Rating: 3 stars out of 5
Since a mugging a year ago, Ben’s lived with blindness. Despite an art career on hold and a deadbeat boyfriend who left him because of his disability, he’s finally getting his life back on track. Ben is gaining a new sense of independence thanks to his guide dog, Colt.
But Ben’s carefully balanced life is thrown into chaos when veterinarian Dr. Jay Connor hits Colt with his car. While Colt is on the mend and recovering nicely, Ben finds that Jay is not only fond of Colt, but also quite interested in Ben.
However, one overheard conversation might put a stop to their romance before it can grow into something more. Maybe Ben’s destined to go it alone in the dark. Or can Jay help him see there’s still a chance for happily ever after?
Must Love Dogs by K. Lynn had several things going for it that pushed my buttons and made me want to read the story, that Paul Richmond cover for one. Two cute guys holding hands in a park, one with a guide dog. Adorable men and puppies! Love it! Check! The blurb also hinted at something more than just a sweet love story,, a little bit of angst and depth thrown in as well. Another draw for me. Check and double check! So what did I find? A nice story with a few issues, so one that didn’t live up to my expectations.
Several issues came up immediately that irritated me enough to pull me out of the story. One, a very small thing but it annoys the heck out of me, is that one character has a last name, and the other doesn’t. Perhaps its the sense of imbalance or the implied (in my head) inequality of stature, but do one or the other, two last names or none, but don’t do both. Argh as they say.
The second? A little more serious and it appears multiple times in the story. That would be the author’s use of the word “paranoid” when I would use the word common sense. Ben and his guide dog, Colt, went walking at night and Ben got spooked. Who wouldn’t? Ben proceeded to override his dog’s training in trying to get home, walked ahead, misjudged his footing and fell into the road. Colt was hit by a car trying to protect him. All reasonable as well as believable. Then the story starts to get a little shaky for me.
A guy stops the car, tells Ben he’s a vet, puts them both into the car (no calling the police) and later Ben berates himself for the stupidity of his actions. Lynn calls it his paranoia, I call it common sense. You can’t see, that guy who almost ran you over and hit the expensive guide dog is hauling you both away in his car and you take his word for it and then tell yourself you are nuts for doing so? No, that’s a reasonable response and one based on common sense. Lynn had Ben’s frantic actions based on a believable human response to a terrifying situation but then negated that by implying his thoughts were due to a sense of “paranoia”? I just didn’t think that worked on any level.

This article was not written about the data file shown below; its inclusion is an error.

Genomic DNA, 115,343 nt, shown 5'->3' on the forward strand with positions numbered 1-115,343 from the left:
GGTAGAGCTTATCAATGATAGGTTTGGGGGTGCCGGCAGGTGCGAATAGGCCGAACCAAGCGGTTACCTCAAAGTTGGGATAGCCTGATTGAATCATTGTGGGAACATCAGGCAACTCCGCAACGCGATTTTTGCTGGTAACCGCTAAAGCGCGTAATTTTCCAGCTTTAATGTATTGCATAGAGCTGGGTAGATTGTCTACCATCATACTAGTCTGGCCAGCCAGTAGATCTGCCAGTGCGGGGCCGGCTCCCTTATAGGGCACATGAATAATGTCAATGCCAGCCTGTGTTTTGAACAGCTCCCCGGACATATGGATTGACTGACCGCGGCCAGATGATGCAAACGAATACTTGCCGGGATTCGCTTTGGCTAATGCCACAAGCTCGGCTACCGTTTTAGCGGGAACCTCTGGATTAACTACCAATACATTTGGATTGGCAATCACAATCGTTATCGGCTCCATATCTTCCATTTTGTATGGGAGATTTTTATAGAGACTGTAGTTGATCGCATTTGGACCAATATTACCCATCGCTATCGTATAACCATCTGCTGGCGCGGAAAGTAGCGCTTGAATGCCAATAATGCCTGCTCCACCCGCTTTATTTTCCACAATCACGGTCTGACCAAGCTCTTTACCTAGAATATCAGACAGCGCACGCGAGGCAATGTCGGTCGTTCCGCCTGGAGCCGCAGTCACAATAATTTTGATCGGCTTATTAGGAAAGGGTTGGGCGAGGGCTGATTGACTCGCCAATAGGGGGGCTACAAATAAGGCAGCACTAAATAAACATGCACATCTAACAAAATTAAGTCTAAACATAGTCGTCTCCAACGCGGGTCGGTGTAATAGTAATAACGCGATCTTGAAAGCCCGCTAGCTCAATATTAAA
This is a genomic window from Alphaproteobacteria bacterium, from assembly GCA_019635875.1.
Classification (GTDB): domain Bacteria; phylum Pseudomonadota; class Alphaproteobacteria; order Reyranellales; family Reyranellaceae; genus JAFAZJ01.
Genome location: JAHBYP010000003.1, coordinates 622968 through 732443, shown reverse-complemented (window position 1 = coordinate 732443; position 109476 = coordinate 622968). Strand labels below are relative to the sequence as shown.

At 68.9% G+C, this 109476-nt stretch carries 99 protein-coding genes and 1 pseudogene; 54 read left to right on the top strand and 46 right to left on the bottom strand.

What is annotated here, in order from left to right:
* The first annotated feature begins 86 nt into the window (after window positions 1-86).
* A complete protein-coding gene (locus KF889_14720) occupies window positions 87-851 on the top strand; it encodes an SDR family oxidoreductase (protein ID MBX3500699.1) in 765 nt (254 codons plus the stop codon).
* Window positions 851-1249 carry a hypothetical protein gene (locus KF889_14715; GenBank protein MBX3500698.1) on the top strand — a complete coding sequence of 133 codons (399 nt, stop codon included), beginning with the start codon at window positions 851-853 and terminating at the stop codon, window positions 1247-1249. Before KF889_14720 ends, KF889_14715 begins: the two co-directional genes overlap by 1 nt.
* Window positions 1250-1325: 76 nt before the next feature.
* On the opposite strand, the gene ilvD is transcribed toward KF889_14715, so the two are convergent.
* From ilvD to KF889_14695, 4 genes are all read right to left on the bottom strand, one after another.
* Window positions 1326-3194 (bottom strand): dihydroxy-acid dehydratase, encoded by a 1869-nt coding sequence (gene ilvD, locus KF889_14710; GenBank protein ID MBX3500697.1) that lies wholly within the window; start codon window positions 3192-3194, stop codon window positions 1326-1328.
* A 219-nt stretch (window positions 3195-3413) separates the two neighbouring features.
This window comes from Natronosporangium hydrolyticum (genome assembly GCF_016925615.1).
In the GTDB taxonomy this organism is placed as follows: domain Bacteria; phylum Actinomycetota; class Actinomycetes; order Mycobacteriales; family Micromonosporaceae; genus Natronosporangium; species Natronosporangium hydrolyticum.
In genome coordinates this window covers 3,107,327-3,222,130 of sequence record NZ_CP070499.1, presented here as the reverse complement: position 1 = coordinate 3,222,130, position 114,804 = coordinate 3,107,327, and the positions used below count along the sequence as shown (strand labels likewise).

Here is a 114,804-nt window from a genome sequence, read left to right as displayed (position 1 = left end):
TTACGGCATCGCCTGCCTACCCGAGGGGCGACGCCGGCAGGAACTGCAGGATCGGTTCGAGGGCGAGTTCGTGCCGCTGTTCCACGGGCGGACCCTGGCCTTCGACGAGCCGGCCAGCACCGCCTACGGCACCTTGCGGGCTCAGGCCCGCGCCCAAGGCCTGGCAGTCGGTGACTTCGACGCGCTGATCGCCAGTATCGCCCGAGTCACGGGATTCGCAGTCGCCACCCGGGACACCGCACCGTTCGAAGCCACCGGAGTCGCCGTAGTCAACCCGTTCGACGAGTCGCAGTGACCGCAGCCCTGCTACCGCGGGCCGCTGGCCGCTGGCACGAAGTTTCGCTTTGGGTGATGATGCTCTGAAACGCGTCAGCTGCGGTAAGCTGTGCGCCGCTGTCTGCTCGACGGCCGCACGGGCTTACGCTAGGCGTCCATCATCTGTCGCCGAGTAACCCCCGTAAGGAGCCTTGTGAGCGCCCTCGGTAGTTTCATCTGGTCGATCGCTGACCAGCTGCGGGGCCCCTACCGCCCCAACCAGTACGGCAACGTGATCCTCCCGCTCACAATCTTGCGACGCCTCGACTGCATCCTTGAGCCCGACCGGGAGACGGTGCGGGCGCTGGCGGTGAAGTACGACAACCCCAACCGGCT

And then there’s Dr. Jay’s actions at his veterinary clinic/office where he takes Colt and Ben after the accident. I talked to my vet yesterday (happy coincidence for me, not Winston who was getting his shots) about Jay’s actions. Guide dogs have a huge responsibility to their owners/charges. Plus they are incredibly expensive to train and obtain. So I asked her, “would you have sent him home without x-rays or further tests? Just a little leg manipulation and you’re good to go? Especially considering the fact that you were the person who injured him?” I’m betting you know the answer to that one. So one more less than realistic element that disconnected me from the story and the characters.
Jay and Ben’s story does have some lovely, sweet moments where they are getting to know one another. Plus the author has a strong female best friend in Darcy, who’s a major supporter of Ben and his adjusting to his new situation. The author also has done research into how a person and their guide dogs behave when they’re “off the clock” and how others can act towards them. That worked within framework of the story and the relationships portrayed here.
But then that darn “paranoia” thing cropped up again right at the end,so that the story sort of fizzled out on a odd, discordant note that lost that sense of sweetness that ending was going for.
I came very close to giving this 2 stars but then reconsidered. Those small things that bother me might not bother another reader. It was a sweet story, with some nice character interactions and relationships. So 3 stars it is.
This is the first K. Lynn story I’ve read and it has enough good elements to make me look forward to the next story this author has to offer. One last thing, this is just another prime example of the power of book covers. A terrific book cover will pull you in and that’s exactly what this cover did to me.
Cover art by Paul Richmond. See the remarks above. Really loved it.